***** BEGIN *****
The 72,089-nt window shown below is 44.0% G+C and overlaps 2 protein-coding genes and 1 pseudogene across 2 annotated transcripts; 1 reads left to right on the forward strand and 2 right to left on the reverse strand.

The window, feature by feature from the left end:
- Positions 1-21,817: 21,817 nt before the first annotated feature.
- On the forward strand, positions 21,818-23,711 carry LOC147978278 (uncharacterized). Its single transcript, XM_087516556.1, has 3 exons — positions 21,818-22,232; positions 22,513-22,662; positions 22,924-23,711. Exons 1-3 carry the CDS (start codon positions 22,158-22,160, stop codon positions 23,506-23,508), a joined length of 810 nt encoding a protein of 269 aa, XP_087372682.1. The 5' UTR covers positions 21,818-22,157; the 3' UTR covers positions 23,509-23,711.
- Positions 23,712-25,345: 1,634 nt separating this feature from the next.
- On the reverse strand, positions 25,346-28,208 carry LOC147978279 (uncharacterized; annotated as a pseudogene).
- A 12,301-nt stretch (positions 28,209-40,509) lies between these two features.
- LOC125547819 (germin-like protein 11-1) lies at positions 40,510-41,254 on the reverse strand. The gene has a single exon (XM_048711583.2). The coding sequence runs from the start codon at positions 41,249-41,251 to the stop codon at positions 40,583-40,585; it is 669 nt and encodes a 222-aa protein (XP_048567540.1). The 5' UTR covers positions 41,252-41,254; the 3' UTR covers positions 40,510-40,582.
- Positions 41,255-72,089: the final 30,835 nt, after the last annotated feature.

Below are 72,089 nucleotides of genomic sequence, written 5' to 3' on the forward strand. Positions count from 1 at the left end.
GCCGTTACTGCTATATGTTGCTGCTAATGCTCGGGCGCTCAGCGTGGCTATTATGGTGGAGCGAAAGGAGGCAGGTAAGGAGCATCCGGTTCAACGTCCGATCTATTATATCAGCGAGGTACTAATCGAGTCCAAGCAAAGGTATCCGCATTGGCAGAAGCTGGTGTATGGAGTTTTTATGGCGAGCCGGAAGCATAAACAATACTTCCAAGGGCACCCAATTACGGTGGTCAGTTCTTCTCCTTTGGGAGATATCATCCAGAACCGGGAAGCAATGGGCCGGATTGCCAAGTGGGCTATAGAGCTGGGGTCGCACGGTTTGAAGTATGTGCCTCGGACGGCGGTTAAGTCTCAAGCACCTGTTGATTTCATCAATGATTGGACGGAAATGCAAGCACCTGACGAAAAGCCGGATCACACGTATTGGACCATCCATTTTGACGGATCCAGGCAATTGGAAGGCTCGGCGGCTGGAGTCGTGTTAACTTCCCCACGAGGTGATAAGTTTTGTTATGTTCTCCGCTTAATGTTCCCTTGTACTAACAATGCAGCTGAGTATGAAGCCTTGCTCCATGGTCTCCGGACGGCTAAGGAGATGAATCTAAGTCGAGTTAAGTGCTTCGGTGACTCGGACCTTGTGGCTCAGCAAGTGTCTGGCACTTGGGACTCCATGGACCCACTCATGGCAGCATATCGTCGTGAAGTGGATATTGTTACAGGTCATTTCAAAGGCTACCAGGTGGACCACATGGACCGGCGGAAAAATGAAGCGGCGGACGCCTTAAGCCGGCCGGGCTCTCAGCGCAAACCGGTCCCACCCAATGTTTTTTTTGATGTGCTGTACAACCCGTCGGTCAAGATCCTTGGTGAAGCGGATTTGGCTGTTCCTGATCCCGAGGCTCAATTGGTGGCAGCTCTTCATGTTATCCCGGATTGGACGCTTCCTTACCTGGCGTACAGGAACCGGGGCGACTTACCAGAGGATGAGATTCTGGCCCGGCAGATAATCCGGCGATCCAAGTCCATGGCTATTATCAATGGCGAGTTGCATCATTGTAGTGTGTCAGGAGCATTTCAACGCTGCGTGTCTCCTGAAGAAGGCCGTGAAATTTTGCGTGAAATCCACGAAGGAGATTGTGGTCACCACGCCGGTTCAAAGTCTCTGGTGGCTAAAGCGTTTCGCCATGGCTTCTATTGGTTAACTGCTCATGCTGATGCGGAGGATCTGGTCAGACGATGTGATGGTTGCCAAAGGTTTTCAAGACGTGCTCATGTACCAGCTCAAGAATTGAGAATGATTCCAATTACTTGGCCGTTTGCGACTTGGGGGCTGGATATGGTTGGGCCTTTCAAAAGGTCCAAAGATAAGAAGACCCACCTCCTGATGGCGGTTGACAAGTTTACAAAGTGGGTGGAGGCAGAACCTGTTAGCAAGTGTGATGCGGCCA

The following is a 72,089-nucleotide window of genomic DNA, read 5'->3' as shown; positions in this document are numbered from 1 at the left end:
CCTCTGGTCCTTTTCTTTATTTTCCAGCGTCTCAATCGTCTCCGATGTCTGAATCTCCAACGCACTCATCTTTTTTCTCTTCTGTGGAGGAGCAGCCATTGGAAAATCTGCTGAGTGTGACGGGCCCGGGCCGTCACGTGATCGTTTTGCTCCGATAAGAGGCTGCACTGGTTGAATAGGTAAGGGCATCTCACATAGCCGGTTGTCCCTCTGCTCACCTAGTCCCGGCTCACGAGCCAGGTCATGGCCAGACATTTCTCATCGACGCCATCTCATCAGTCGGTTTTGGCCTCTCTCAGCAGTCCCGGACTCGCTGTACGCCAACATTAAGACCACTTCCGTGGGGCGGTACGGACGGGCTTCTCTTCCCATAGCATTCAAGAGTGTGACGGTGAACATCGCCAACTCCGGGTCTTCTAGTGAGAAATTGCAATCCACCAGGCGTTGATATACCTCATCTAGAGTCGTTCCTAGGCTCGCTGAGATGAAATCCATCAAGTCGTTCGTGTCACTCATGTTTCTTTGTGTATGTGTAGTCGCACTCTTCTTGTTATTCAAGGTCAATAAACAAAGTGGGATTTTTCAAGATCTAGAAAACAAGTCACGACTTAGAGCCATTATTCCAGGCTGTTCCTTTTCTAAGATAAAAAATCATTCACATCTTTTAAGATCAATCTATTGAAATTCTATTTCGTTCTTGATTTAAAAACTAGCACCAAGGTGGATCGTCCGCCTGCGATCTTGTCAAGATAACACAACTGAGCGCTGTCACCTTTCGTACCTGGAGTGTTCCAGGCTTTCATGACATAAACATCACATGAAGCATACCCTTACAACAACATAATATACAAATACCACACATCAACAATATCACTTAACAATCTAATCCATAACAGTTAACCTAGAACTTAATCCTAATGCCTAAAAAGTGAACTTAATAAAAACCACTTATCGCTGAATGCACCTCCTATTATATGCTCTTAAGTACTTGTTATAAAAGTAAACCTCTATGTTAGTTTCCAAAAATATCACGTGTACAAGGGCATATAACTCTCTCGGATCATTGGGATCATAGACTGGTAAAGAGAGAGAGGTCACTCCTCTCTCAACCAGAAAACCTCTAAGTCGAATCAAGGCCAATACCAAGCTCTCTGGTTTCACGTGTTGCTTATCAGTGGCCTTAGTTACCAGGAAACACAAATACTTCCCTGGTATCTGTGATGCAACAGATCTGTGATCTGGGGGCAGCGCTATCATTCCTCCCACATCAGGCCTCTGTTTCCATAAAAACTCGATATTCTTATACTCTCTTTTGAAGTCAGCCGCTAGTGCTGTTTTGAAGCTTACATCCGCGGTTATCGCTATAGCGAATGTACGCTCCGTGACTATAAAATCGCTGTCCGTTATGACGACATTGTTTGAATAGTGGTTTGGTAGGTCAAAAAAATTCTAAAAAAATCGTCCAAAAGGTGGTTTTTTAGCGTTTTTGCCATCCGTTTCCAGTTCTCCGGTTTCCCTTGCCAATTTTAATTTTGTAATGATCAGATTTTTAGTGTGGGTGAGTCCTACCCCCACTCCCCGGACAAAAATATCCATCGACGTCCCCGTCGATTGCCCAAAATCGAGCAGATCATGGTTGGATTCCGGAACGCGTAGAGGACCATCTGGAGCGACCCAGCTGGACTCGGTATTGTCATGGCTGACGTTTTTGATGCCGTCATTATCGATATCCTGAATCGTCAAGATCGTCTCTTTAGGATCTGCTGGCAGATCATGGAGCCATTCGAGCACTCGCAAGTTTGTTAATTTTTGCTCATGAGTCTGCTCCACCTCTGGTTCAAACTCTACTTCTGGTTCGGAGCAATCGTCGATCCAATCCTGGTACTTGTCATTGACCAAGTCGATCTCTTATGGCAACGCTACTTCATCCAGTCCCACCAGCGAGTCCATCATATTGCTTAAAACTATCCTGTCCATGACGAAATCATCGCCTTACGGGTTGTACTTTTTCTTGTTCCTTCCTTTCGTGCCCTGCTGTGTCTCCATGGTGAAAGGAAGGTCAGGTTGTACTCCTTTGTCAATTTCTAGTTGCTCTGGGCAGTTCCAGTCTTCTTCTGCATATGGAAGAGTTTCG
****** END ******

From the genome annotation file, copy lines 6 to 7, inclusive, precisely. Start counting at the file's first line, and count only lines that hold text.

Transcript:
- On the reverse strand, positions 25,346-28,208 carry LOC147978279 (uncharacterized; annotated as a pseudogene).
- A 12,301-nt stretch (positions 28,209-40,509) lies between these two features.